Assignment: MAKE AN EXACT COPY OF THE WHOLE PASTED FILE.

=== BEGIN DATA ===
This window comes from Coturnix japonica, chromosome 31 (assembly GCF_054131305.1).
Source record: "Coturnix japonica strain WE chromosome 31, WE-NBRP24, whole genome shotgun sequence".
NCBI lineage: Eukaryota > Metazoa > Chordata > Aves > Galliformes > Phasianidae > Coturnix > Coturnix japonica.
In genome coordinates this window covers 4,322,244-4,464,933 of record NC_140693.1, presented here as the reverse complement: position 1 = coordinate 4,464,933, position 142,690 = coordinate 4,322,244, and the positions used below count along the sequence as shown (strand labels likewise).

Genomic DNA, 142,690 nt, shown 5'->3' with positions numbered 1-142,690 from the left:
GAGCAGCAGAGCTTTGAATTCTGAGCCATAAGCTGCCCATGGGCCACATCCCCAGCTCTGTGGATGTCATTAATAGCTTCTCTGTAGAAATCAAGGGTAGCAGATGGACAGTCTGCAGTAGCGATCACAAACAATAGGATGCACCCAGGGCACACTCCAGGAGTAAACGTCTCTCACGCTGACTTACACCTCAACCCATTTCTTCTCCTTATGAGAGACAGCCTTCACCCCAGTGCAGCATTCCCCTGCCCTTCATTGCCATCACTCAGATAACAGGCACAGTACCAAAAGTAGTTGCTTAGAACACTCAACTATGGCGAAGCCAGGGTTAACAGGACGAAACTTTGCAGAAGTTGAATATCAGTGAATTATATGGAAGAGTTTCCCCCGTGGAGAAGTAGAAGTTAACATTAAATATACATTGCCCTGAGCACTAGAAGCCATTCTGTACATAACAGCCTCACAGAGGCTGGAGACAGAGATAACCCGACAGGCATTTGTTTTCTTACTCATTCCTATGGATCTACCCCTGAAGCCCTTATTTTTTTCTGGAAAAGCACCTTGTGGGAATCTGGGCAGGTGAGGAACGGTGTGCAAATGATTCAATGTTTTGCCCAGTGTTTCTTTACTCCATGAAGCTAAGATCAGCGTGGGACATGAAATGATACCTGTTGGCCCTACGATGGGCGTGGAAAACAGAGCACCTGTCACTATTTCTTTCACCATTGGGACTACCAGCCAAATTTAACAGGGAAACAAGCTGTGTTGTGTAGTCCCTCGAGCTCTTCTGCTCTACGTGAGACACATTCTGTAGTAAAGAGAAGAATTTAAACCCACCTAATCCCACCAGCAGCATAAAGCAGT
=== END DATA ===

This window comes from Coturnix japonica, chromosome 31 (assembly GCF_054131305.1).
Source record: "Coturnix japonica strain WE chromosome 31, WE-NBRP24, whole genome shotgun sequence".
NCBI lineage: Eukaryota > Metazoa > Chordata > Aves > Galliformes > Phasianidae > Coturnix > Coturnix japonica.
In genome coordinates this window covers 4,322,244-4,464,933 of record NC_140693.1, presented here as the reverse complement: position 1 = coordinate 4,464,933, position 142,690 = coordinate 4,322,244, and the positions used below count along the sequence as shown (strand labels likewise).

Genomic DNA, 142,690 nt, shown 5'->3' with positions numbered 1-142,690 from the left:
GAGCAGCAGAGCTTTGAATTCTGAGCCATAAGCTGCCCATGGGCCACATCCCCAGCTCTGTGGATGTCATTAATAGCTTCTCTGTAGAAATCAAGGGTAGCAGATGGACAGTCTGCAGTAGCGATCACAAACAATAGGATGCACCCAGGGCACACTCCAGGAGTAAACGTCTCTCACGCTGACTTACACCTCAACCCATTTCTTCTCCTTATGAGAGACAGCCTTCACCCCAGTGCAGCATTCCCCTGCCCTTCATTGCCATCACTCAGATAACAGGCACAGTACCAAAAGTAGTTGCTTAGAACACTCAACTATGGCGAAGCCAGGGTTAACAGGACGAAACTTTGCAGAAGTTGAATATCAGTGAATTATATGGAAGAGTTTCCCCCGTGGAGAAGTAGAAGTTAACATTAAATATACATTGCCCTGAGCACTAGAAGCCATTCTGTACATAACAGCCTCACAGAGGCTGGAGACAGAGATAACCCGACAGGCATTTGTTTTCTTACTCATTCCTATGGATCTACCCCTGAAGCCCTTATTTTTTTCTGGAAAAGCACCTTGTGGGAATCTGGGCAGGTGAGGAACGGTGTGCAAATGATTCAATGTTTTGCCCAGTGTTTCTTTACTCCATGAAGCTAAGATCAGCGTGGGACATGAAATGATACCTGTTGGCCCTACGATGGGCGTGGAAAACAGAGCACCTGTCACTATTTCTTTCACCATTGGGACTACCAGCCAAATTTAACAGGGAAACAAGCTGTGTTGTGTAGTCCCTCGAGCTCTTCTGCTCTACGTGAGACACATTCTGTAGTAAAGAGAAGAATTTAAACCCACCTAATCCCACCAGCAGCATAAAGCAGT